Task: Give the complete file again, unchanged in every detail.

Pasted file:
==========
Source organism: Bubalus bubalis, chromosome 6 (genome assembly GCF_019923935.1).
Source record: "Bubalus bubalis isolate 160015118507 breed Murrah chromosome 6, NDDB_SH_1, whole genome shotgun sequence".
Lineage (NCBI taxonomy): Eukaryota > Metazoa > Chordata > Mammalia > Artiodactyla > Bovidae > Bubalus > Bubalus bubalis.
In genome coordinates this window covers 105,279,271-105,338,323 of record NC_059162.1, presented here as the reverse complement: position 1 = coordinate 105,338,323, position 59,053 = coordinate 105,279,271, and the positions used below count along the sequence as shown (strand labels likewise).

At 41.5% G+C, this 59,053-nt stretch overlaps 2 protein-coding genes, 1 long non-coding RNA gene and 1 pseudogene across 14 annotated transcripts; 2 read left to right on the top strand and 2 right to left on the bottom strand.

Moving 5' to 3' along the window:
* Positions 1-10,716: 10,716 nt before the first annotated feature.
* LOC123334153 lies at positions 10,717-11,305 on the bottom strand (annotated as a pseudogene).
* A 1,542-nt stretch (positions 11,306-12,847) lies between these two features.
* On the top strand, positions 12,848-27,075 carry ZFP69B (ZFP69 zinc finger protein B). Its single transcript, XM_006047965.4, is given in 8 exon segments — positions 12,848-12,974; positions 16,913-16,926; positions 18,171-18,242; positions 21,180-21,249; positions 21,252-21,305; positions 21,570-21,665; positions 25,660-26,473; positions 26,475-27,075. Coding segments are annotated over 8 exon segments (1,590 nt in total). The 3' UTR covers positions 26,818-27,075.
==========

Source organism: Bubalus bubalis, chromosome 6 (genome assembly GCF_019923935.1).
Source record: "Bubalus bubalis isolate 160015118507 breed Murrah chromosome 6, NDDB_SH_1, whole genome shotgun sequence".
Lineage (NCBI taxonomy): Eukaryota > Metazoa > Chordata > Mammalia > Artiodactyla > Bovidae > Bubalus > Bubalus bubalis.
In genome coordinates this window covers 105,279,271-105,338,323 of record NC_059162.1, presented here as the reverse complement: position 1 = coordinate 105,338,323, position 59,053 = coordinate 105,279,271, and the positions used below count along the sequence as shown (strand labels likewise).

At 41.5% G+C, this 59,053-nt stretch overlaps 2 protein-coding genes, 1 long non-coding RNA gene and 1 pseudogene across 14 annotated transcripts; 2 read left to right on the top strand and 2 right to left on the bottom strand.

Moving 5' to 3' along the window:
* Positions 1-10,716: 10,716 nt before the first annotated feature.
* LOC123334153 lies at positions 10,717-11,305 on the bottom strand (annotated as a pseudogene).
* A 1,542-nt stretch (positions 11,306-12,847) lies between these two features.
* On the top strand, positions 12,848-27,075 carry ZFP69B (ZFP69 zinc finger protein B). Its single transcript, XM_006047965.4, is given in 8 exon segments — positions 12,848-12,974; positions 16,913-16,926; positions 18,171-18,242; positions 21,180-21,249; positions 21,252-21,305; positions 21,570-21,665; positions 25,660-26,473; positions 26,475-27,075. Coding segments are annotated over 8 exon segments (1,590 nt in total). The 3' UTR covers positions 26,818-27,075.